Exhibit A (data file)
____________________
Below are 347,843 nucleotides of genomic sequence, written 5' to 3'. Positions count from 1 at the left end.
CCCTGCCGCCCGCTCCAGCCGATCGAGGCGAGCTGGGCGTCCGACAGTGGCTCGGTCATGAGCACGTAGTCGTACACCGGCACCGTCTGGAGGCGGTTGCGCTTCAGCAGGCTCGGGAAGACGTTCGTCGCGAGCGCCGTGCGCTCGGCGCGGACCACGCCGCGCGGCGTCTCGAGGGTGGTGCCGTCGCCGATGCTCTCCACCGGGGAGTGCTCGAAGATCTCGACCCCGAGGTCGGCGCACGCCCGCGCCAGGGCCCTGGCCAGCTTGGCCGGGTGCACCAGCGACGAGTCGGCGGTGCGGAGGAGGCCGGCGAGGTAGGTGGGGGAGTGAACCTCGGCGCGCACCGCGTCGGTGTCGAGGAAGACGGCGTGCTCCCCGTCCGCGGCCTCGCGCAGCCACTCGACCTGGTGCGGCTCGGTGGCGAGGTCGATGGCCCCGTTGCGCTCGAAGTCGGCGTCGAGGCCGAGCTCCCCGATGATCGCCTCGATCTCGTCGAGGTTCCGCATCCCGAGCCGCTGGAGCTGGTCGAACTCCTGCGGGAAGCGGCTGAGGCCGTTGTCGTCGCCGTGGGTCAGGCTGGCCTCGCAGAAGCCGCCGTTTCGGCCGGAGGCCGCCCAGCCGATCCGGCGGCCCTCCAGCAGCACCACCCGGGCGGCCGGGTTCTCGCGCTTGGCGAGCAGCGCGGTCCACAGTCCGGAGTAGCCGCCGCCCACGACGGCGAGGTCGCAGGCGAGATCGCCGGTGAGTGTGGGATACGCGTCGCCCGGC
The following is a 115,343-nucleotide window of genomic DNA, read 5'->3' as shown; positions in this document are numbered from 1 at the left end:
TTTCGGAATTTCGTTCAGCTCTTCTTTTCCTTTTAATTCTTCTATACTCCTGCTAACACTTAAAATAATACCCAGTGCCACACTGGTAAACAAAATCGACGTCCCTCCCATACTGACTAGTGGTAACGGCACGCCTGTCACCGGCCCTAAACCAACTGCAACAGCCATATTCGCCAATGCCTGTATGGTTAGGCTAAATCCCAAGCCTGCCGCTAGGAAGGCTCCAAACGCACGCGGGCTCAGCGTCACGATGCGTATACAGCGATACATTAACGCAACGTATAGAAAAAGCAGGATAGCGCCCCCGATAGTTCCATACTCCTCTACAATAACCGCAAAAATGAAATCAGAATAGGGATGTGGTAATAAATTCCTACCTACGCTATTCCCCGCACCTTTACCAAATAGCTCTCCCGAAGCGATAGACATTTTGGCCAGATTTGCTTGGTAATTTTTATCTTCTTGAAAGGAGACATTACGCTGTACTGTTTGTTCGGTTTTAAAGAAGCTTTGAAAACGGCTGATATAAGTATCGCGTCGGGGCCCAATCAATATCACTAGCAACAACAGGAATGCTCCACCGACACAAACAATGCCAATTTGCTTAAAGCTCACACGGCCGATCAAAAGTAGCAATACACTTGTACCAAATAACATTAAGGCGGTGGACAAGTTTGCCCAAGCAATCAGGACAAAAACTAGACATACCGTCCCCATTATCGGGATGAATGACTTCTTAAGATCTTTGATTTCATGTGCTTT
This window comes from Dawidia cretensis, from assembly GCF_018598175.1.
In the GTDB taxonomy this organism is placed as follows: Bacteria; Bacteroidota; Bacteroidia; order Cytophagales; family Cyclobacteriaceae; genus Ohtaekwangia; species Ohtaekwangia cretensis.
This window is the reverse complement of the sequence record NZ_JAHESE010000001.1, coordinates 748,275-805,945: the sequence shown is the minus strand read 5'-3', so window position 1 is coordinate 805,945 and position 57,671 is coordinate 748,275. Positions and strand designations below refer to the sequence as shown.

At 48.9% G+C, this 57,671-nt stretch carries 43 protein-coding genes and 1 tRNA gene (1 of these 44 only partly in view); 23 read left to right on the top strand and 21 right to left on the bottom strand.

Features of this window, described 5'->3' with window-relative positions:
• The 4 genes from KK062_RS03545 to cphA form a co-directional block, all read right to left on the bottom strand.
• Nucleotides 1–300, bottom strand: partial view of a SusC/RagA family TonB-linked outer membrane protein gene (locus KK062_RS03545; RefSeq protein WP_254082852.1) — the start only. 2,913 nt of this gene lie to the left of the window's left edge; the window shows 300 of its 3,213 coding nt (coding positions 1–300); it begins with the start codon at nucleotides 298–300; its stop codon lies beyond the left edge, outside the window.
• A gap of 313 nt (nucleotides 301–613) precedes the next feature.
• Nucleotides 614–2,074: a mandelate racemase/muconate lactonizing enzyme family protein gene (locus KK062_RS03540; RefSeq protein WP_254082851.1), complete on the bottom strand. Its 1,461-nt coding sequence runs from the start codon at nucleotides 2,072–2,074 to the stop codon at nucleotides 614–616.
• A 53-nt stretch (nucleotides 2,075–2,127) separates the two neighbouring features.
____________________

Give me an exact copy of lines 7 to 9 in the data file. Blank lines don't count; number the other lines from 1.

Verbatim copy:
This window is the reverse complement of the sequence record NZ_JAHESE010000001.1, coordinates 748,275-805,945: the sequence shown is the minus strand read 5'-3', so window position 1 is coordinate 805,945 and position 57,671 is coordinate 748,275. Positions and strand designations below refer to the sequence as shown.

At 48.9% G+C, this 57,671-nt stretch carries 43 protein-coding genes and 1 tRNA gene (1 of these 44 only partly in view); 23 read left to right on the top strand and 21 right to left on the bottom strand.

Features of this window, described 5'->3' with window-relative positions: